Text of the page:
This year, those taxes are due by April 18. The Tax Reform Act of 1986 specifically gave attention to income received on the sale of animals, but that doesn’t mean that it ends at animals.
For anyone who participates in a 4-H Club or FFA project, any net income received from sales or prizes related to the project may be subject to income tax. If you’re receiving income through a fair board or organization, you’ll likely be issued a 1099-MISC by the organization that sponsored the sale.
Here are a few suggestions to help 4-H and FFA members prepare to meet with a tax professional before filing:
Keep records of your project from the beginning
When you file your taxes, you’ll be allowed the opportunity to report net income and attach a statement showing gross income and expenses. 4-H and FFA advisors know what they’re talking about when they suggest that you keep your ledgers up-to-date in your 4-H or SAE record books.
Don’t worry, if you didn’t keep diligent records, looking through card statements and bank records can help you to put a list of expenses back together. Some companies can even pull up a purchase record from the year for you to help make things a little bit easier.
Don’t forget less obvious expenses
Keeping these records as you go, and creating a safe place for your receipts, will help you to prepare for filing taxes each year and make your business decisions for the following year. But, don’t forget some of the less obvious expenses: travel costs associated with your project will add up, and so will utilities and facility maintenance.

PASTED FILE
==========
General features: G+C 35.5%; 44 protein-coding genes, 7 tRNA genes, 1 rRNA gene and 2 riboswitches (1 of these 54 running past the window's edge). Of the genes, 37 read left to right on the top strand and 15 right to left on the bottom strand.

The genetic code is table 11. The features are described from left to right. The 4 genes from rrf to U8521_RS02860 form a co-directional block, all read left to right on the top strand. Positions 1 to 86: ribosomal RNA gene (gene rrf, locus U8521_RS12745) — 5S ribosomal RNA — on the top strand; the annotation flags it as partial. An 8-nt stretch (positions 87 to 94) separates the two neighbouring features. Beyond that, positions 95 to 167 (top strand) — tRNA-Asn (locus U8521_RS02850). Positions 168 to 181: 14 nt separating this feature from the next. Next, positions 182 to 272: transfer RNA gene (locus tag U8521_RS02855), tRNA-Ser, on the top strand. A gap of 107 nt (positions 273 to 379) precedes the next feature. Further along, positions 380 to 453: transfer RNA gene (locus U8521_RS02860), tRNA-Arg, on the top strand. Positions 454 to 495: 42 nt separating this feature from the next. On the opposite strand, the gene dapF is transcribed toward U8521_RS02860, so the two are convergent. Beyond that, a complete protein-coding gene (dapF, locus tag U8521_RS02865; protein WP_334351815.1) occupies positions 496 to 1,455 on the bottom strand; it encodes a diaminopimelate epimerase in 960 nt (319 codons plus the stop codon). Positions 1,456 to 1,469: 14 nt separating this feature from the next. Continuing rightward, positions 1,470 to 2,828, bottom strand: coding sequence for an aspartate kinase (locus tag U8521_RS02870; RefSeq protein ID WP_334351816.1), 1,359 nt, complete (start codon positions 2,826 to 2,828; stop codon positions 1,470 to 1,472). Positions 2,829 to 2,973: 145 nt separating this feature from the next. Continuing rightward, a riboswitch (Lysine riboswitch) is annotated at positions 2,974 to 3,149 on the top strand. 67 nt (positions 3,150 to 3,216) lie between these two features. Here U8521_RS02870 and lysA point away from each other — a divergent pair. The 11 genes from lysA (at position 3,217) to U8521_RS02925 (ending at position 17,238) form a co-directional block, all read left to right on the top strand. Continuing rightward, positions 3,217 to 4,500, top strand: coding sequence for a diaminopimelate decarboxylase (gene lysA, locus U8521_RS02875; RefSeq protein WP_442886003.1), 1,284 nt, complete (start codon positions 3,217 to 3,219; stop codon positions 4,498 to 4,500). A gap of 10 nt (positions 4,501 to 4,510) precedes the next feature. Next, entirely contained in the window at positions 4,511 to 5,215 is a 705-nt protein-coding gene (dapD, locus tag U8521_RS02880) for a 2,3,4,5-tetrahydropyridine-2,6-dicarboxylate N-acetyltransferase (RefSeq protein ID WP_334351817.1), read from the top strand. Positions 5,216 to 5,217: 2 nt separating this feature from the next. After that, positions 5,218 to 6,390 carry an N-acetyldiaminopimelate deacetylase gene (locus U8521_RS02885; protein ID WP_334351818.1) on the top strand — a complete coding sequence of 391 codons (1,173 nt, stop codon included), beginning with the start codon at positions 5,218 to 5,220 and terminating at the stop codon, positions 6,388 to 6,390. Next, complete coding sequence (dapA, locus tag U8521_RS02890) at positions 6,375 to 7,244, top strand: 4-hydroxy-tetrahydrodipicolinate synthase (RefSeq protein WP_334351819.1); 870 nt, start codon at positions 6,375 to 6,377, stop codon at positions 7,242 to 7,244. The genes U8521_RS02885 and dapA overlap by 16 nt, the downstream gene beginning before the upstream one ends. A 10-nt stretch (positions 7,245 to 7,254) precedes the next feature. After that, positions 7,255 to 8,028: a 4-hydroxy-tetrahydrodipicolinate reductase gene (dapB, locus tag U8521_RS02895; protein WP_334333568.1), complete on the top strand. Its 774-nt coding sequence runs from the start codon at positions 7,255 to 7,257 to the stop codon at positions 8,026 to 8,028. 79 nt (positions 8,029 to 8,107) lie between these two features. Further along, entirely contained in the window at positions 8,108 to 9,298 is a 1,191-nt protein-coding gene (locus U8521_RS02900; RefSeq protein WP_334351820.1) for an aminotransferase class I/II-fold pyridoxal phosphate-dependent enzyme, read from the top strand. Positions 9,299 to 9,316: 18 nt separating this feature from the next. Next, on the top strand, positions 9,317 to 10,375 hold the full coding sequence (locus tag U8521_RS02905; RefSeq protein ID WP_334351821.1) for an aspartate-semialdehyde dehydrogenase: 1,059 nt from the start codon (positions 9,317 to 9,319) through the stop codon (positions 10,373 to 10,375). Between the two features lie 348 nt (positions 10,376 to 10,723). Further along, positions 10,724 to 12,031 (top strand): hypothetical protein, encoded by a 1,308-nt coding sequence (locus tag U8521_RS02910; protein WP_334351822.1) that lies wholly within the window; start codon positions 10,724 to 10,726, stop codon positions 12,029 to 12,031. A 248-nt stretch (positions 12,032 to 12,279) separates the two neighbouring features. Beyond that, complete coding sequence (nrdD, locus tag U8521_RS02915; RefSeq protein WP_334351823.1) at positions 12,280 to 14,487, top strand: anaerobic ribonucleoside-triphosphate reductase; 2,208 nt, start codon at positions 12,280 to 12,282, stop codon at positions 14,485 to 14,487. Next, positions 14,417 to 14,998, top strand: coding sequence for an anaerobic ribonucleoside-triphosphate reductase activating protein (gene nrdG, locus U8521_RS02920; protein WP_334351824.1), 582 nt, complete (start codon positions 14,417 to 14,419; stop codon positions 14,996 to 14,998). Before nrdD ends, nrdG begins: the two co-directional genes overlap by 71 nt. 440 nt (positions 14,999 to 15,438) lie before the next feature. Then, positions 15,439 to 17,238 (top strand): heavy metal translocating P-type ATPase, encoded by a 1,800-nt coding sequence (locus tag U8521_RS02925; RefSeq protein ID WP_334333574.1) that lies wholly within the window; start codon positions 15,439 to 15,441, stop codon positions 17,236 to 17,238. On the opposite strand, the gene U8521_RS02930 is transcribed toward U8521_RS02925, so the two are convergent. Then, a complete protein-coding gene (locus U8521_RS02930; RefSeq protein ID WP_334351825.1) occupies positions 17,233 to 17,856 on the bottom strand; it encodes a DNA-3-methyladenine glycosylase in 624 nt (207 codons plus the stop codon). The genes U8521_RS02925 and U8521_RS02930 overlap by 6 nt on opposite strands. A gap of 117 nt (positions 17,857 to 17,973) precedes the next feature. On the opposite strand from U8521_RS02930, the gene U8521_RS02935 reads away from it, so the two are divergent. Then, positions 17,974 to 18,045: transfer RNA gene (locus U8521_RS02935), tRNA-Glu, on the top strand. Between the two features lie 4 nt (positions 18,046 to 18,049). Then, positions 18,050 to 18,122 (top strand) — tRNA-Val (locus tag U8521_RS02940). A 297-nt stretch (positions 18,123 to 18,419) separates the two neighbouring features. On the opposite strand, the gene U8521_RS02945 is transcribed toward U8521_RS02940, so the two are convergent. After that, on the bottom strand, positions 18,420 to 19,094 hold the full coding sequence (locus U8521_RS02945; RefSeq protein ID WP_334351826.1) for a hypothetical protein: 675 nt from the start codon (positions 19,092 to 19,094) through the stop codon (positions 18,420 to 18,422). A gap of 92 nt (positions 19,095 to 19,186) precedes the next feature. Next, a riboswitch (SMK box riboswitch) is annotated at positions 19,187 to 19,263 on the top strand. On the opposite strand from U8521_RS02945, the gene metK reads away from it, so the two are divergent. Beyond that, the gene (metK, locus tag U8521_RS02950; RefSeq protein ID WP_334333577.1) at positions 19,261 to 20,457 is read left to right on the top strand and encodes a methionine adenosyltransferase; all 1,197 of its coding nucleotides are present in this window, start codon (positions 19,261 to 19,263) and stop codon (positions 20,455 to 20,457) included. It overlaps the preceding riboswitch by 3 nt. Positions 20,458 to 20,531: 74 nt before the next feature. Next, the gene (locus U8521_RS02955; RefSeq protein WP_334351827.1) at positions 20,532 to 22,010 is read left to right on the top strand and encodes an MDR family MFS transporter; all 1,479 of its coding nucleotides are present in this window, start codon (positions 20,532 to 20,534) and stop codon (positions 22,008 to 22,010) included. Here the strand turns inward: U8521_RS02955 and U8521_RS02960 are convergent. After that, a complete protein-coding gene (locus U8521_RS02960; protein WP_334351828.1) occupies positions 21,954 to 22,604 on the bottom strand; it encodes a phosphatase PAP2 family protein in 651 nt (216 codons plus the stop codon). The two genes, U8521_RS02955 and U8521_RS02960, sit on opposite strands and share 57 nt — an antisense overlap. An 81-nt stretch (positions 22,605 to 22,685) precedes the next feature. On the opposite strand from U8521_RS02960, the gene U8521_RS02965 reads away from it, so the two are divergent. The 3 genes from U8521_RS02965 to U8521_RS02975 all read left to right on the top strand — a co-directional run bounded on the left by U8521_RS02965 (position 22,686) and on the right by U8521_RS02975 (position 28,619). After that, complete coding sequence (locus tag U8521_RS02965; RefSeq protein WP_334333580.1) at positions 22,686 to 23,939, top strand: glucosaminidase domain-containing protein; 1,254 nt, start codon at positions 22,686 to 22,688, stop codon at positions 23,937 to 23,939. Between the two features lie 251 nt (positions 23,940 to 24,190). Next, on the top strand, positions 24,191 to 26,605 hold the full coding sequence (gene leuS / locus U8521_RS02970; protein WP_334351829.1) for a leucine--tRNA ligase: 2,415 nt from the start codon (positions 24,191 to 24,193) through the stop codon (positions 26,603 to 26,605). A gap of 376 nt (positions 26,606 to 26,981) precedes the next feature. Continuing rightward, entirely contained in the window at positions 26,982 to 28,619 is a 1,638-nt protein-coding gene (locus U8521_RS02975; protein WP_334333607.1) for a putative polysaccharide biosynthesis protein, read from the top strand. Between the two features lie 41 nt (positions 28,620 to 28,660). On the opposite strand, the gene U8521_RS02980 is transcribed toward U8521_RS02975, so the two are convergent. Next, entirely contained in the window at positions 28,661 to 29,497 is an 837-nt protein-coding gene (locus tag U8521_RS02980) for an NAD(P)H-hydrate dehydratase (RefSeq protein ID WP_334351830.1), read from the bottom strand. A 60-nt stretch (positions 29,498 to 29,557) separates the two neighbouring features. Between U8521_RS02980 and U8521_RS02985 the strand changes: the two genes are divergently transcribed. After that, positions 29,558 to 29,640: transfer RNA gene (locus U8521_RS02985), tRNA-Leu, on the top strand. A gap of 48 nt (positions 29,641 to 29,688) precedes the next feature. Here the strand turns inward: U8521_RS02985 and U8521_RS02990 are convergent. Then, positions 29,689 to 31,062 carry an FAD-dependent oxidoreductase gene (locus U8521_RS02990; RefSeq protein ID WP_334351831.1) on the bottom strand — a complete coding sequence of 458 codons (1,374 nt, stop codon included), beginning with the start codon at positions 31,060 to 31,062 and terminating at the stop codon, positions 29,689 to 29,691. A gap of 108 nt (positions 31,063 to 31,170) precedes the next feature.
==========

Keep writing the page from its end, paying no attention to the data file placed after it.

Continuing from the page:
Here are some other more common possible expenses:
- Feed costs
- Veterinary costs
- Supply purchases
- Entry fees
- Equipment purchases
- Clinic or educational registration costs
- Membership dues
- Animal identification expenses
You might be able to skip out on self-employment taxes
The self-employment tax rate is a whopping 15.3 percent, and anyone who earns a net of at least $400 is subject to paying self-employment. However, the IRS Publication 225 (2022) specifies that projects used for educational purposes and not profit may not be subject to the self-employment tax if they’re conducted under the rules and economic restrictions of 4-H or FFA.
Net income may be reported as “Other income” on Schedule 1 (Form 1040), line 8z. From there, you can attach that statement showing gross income and expenses.
Claiming your FFA or 4-H member as a dependent
Even though they’ve earned income, and are filing taxes this year, parents and guardians can still claim 4-H and FFA members as a dependent as long as they meet the IRS’s requirements. Some of these requirements include falling under the age of 19 during the tax year, residing with you for more than half the year, and not providing more than half of their own financial support.
Filing taxes as an 4-H or FFA member can serve to teach youth just one more thing about leadership and financial management. Make sure to refer to the current IRS regulations as your best resource as you go about filing taxes this year. While this article may serve as a helpful reminder, it should not be construed as tax advice — a tax professional can help you to navigate these regulations if you find yourself in need of help navigating the tax code.